Your employer’s social media policy may not be legal
Do you know what your rights are when it comes to posting on social media about your job? Your employer may have a social media policy in place that makes it clear that you can’t say anything negative about your company, boss or job.
If so, that policy may be violating the law.
Drafting a policy that fits within the guidelines that the National Labor Relations Board finds acceptable is getting increasingly complex. In particular, that pesky Section 7 of the National Labor Relations Act continues to foul up employers because it makes it illegal to prevent you and your fellow employees from participating in “concerted activities” that could mutually aid or protect you or help you band together to bargain.
What counts as a protected concerted activity? Generally, you and your fellow employees enjoy a fairly broad ability to discuss work-related issues, including:
— Your opinions about your working conditions, including the hours, safety and cleanliness of the building
— Your negative assessment of your manager’s abilities to be effective
— Your pay, raises, bonuses (or lack thereof) and whatever else you see as unfair
On the other hand, you are not free to simply mock the company, managers, fellow employees or the customers. As an employee, you have the right to your own opinions, but the right to actively express those opinions is limited when it runs counter to your company’s interests and could make you ineffective in your position.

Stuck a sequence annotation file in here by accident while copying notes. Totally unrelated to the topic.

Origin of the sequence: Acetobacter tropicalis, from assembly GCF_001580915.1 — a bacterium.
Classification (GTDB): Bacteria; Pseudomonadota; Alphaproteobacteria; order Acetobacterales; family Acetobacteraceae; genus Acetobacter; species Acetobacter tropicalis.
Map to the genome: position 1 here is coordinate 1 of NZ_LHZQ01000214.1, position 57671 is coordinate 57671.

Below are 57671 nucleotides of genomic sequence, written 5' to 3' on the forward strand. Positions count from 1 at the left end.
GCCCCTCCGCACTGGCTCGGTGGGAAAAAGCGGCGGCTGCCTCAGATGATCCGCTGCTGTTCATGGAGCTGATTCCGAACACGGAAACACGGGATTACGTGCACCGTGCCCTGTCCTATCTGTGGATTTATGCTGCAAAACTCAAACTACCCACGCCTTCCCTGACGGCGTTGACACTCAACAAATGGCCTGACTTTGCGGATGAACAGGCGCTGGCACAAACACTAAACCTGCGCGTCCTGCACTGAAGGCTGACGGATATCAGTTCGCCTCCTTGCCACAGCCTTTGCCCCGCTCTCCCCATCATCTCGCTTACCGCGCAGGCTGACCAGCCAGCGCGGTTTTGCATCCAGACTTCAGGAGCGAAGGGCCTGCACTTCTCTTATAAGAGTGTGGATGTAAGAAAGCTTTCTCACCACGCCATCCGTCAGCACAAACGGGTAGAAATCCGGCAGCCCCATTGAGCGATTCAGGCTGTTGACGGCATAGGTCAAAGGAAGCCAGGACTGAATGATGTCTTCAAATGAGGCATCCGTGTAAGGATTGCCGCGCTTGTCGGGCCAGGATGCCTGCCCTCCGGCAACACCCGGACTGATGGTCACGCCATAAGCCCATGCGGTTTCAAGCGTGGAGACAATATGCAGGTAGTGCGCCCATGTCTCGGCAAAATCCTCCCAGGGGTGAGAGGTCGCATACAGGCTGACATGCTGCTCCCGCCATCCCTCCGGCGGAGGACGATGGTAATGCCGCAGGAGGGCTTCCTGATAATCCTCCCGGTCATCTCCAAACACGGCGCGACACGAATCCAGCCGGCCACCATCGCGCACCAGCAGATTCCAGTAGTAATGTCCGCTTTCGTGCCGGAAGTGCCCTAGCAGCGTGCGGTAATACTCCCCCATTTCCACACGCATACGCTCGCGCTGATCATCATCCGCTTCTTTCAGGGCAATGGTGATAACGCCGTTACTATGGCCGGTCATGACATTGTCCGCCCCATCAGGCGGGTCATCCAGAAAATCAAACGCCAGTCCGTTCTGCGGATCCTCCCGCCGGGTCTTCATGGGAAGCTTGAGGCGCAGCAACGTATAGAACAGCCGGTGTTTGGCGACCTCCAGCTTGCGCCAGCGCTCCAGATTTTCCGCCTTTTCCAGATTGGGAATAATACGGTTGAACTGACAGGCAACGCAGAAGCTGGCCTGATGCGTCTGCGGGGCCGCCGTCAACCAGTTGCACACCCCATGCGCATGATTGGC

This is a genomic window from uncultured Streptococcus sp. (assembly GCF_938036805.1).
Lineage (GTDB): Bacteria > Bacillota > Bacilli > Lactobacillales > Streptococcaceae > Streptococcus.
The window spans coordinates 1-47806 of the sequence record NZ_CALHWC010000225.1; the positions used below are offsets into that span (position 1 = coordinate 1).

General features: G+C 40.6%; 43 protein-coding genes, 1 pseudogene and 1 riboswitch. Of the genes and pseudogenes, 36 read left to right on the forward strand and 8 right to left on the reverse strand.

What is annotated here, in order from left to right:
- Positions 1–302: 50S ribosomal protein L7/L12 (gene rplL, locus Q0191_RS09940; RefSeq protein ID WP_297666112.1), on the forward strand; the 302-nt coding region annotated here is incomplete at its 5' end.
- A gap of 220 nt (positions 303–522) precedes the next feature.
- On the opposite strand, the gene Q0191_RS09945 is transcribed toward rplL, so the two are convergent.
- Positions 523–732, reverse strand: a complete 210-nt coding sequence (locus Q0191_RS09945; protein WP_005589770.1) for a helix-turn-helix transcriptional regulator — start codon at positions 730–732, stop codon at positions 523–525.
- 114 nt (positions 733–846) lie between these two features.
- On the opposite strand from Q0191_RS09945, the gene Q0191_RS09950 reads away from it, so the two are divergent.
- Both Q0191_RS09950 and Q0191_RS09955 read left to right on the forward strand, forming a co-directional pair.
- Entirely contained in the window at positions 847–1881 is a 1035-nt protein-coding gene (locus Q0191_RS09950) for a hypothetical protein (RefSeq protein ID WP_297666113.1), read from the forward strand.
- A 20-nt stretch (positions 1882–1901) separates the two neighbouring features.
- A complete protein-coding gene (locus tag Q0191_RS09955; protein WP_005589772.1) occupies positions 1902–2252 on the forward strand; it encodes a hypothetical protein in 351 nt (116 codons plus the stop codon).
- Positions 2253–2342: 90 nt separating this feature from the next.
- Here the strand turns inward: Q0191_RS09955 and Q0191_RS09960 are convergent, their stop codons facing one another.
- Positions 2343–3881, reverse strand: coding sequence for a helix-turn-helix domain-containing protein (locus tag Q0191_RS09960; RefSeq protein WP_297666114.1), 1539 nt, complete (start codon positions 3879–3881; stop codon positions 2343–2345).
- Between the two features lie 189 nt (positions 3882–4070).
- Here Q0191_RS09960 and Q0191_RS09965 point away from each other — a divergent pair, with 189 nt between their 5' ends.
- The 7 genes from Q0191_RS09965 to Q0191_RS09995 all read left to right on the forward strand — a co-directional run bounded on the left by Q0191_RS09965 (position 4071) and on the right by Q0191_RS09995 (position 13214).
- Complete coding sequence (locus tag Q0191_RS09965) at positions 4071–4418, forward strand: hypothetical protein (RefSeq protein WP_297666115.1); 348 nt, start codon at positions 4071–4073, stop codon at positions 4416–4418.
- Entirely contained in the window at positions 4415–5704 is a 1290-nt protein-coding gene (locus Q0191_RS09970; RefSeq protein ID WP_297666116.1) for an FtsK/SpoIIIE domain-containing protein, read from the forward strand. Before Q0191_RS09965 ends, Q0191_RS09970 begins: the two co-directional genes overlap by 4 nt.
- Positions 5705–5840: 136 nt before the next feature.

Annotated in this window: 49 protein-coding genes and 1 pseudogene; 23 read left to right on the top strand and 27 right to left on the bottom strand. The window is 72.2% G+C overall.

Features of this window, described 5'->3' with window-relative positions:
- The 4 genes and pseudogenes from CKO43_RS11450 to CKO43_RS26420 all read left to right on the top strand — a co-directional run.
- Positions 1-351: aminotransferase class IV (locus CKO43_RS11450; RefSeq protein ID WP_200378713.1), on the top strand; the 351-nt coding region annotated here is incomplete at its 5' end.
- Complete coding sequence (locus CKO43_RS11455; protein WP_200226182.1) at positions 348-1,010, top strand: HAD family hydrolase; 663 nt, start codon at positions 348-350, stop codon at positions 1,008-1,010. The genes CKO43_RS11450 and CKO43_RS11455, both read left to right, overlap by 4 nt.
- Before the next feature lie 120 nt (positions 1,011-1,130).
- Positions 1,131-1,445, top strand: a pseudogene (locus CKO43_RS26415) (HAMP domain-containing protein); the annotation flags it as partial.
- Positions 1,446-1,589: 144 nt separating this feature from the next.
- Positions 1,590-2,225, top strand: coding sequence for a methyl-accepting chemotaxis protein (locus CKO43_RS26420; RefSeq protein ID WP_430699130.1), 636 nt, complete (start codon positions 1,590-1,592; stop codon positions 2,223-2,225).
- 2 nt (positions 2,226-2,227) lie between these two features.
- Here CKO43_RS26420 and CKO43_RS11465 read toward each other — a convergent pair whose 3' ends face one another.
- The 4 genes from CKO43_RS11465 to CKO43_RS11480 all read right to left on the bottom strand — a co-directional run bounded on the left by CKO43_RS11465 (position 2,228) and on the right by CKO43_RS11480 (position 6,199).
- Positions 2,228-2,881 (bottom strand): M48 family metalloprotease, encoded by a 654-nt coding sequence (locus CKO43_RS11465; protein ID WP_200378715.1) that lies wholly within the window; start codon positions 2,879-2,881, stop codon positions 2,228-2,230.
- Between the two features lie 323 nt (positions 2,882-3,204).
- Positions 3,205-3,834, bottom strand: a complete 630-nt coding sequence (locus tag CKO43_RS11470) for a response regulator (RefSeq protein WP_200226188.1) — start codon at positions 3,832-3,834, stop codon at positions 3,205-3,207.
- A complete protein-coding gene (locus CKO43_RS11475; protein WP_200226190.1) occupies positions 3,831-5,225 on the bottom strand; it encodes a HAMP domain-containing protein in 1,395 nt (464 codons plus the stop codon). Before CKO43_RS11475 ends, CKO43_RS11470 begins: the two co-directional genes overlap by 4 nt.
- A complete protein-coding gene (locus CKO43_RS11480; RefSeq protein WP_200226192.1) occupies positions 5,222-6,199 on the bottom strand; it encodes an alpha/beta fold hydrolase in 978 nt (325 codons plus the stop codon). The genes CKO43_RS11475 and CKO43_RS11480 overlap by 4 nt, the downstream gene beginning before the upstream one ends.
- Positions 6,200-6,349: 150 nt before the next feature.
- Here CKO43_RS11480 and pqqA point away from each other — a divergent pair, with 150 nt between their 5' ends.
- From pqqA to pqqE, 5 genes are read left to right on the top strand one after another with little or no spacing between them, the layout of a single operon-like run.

For example, if you’re a teacher in an expensive private school, referring to a Hispanic student as the “diversity token,” could be enough to damage your ability to be an effective role model for your minority students. You may no longer be perceived as someone who gives all your students an equal level of interest and effort regardless of their race or social position.
Keep in mind that a social media policy doesn’t have to be enforced to be in violation of the NLRB guidelines and against the law. If you have doubts about the validity of your employer’s social media policy, you can seek clarification from an attorney before you post something. If you’ve already been retaliated against because of a social media post, you should seek the services of an attorney as soon as possible.